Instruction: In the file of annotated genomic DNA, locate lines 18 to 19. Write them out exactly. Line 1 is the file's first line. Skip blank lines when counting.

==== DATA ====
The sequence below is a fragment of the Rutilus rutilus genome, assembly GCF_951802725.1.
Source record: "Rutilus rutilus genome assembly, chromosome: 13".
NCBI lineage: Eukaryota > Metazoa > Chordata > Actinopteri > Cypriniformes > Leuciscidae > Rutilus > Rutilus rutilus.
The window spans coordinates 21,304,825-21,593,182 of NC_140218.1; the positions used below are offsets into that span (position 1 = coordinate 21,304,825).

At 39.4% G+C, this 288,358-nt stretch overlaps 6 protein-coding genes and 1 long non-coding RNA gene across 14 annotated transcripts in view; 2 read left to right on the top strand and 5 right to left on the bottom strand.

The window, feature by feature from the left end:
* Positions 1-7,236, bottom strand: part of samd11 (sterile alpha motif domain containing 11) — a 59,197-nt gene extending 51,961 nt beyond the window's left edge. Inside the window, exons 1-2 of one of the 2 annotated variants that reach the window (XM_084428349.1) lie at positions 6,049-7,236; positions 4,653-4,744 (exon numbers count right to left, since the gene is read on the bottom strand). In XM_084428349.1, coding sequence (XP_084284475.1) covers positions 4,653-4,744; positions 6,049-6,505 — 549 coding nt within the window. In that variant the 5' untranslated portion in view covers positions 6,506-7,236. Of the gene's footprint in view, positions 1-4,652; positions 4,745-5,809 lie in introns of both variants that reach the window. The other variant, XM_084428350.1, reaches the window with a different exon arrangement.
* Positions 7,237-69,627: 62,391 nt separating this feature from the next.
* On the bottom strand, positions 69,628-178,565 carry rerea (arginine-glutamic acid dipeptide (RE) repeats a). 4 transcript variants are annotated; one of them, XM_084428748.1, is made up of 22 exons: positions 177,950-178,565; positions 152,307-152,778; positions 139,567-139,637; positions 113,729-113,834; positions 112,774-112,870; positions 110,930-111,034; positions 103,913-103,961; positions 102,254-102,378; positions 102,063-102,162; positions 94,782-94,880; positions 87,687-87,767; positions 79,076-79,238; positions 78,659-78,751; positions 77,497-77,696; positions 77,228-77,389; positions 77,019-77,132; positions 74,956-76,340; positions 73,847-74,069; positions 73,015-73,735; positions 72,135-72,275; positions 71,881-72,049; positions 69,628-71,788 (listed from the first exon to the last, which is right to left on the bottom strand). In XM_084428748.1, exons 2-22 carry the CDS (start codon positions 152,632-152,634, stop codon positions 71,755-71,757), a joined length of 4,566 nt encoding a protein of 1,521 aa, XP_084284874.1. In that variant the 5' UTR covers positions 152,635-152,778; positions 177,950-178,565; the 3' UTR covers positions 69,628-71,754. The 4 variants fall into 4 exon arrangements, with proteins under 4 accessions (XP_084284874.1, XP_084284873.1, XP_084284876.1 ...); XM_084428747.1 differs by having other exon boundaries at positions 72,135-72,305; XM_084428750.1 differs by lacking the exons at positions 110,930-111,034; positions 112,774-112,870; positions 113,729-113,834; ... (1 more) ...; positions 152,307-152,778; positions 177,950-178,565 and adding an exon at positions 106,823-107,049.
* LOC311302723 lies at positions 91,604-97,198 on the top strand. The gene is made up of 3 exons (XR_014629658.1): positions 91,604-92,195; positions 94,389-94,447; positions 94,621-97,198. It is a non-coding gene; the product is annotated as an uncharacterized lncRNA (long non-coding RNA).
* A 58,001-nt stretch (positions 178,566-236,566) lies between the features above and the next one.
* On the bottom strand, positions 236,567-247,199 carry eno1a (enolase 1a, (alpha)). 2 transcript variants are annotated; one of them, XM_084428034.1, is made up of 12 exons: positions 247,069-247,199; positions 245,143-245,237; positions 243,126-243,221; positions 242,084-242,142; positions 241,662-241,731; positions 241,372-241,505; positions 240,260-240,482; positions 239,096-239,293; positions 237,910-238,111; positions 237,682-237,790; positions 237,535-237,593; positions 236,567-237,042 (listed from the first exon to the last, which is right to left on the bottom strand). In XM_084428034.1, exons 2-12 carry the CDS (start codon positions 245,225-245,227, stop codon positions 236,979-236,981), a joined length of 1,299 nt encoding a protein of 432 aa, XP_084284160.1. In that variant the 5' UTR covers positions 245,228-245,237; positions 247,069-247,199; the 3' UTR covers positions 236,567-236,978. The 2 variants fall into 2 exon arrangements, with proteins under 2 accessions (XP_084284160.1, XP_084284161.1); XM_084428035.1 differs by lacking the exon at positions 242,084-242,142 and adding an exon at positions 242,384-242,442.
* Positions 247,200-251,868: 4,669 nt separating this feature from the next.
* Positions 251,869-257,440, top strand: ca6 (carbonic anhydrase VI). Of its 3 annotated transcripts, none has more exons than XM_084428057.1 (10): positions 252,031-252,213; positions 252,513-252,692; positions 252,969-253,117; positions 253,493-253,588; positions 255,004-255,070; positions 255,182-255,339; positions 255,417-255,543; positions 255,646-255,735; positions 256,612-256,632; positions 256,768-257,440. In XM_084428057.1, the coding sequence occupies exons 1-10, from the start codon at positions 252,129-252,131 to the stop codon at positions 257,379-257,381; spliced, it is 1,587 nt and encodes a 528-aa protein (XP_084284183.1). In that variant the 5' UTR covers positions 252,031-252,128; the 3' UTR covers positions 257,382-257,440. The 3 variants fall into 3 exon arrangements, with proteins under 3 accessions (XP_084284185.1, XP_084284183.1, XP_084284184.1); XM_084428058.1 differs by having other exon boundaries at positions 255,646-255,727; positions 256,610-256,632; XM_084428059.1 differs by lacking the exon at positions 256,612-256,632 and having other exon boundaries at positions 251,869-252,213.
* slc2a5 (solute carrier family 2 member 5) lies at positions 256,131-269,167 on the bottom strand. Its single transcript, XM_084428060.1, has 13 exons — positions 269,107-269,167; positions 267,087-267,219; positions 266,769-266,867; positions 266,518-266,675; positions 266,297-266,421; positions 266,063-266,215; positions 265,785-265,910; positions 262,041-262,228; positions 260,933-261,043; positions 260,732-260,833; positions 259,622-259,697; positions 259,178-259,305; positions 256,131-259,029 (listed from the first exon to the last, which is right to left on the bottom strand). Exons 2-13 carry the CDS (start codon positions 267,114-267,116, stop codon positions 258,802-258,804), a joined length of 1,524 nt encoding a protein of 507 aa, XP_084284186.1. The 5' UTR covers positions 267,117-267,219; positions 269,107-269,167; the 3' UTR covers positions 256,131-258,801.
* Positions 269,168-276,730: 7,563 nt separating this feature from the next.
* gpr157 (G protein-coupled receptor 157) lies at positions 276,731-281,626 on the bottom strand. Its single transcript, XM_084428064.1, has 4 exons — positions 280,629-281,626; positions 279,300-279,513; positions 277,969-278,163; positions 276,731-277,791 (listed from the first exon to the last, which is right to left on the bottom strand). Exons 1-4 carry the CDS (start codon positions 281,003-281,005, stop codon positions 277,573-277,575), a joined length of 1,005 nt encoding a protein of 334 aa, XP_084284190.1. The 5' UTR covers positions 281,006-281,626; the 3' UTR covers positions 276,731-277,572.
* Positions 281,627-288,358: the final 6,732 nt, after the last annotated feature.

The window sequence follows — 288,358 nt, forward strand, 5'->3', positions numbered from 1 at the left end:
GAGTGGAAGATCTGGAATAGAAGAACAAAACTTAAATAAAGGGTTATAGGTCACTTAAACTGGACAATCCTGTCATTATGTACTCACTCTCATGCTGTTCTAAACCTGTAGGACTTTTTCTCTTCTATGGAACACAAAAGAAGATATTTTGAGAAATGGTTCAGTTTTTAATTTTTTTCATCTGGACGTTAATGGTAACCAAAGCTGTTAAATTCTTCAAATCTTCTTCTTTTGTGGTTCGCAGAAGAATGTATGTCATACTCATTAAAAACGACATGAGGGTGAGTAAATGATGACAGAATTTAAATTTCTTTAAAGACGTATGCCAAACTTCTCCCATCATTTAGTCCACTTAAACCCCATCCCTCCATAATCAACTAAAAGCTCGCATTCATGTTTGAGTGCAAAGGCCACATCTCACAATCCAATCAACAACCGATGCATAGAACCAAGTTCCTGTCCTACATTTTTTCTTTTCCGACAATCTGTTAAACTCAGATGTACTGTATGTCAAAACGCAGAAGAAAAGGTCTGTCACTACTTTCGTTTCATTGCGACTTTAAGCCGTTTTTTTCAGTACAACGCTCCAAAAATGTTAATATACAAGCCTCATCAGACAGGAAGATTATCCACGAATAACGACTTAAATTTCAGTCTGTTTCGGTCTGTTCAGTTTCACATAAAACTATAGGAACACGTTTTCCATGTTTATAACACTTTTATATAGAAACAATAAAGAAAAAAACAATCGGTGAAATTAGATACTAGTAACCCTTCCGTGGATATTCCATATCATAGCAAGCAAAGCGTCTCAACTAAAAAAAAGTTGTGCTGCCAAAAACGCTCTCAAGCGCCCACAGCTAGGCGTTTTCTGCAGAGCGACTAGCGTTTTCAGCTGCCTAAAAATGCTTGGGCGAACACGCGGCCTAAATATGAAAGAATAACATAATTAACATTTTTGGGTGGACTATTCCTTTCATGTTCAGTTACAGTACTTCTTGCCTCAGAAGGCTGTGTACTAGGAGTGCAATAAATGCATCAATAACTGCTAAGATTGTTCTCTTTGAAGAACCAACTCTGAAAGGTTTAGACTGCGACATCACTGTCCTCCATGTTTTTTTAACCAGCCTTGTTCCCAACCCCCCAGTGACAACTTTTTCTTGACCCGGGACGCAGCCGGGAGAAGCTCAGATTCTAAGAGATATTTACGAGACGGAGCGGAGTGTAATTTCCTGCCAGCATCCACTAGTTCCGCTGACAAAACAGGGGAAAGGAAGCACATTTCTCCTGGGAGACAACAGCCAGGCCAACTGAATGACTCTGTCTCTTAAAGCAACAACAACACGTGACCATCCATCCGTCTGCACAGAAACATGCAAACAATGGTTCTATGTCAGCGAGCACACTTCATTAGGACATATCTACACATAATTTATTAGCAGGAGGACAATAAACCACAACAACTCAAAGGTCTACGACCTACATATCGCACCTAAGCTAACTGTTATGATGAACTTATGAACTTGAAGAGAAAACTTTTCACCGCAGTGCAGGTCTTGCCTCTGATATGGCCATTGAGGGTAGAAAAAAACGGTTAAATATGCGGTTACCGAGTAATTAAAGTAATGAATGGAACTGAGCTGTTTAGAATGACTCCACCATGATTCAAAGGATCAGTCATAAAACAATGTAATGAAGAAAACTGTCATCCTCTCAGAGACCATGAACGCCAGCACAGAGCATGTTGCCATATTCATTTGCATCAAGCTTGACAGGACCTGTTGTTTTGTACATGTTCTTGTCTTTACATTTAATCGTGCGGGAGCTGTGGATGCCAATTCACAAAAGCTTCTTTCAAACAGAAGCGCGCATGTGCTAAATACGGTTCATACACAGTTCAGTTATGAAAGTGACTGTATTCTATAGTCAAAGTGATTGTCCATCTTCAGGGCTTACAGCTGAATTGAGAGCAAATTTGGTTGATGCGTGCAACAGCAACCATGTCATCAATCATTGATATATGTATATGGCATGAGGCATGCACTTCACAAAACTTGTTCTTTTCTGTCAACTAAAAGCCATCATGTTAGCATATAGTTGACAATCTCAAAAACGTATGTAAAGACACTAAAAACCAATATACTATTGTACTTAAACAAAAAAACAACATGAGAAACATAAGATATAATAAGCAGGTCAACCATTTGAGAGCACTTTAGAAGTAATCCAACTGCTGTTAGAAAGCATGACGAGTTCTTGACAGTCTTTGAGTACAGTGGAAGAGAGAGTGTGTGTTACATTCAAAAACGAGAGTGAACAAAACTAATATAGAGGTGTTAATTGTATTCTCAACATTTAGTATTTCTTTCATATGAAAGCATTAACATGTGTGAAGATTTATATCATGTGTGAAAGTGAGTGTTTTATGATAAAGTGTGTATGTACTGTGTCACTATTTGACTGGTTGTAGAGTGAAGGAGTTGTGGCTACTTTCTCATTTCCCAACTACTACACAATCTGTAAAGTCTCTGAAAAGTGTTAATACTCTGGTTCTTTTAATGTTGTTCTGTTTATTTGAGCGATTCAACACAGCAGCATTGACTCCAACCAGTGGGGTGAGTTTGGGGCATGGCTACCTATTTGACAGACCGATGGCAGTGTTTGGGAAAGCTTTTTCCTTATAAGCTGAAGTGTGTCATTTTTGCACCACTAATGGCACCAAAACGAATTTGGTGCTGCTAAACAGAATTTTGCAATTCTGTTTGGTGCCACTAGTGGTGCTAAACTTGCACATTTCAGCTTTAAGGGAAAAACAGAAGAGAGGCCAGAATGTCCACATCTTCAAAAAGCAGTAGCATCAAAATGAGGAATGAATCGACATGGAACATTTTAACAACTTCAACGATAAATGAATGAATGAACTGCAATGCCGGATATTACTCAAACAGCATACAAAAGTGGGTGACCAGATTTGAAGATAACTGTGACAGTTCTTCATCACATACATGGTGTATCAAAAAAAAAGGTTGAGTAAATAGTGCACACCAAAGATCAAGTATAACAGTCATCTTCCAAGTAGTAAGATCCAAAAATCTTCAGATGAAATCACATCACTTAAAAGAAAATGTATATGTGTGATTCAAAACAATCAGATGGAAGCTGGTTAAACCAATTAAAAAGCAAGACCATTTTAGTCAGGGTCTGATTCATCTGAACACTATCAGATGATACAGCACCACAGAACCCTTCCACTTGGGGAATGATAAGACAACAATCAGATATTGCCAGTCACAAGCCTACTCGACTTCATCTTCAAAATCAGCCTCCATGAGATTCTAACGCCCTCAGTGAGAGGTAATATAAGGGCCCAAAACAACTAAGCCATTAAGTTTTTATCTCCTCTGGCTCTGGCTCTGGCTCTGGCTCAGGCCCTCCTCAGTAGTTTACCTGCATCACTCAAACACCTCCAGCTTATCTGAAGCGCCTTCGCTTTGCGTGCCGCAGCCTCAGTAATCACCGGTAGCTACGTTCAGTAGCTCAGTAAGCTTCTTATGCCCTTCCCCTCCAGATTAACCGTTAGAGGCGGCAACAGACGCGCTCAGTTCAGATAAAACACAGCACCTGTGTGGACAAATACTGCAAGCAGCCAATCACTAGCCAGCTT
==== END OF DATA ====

* Positions 281,627-288,358: the final 6,732 nt, after the last annotated feature.

The window sequence follows — 288,358 nt, forward strand, 5'->3', positions numbered from 1 at the left end: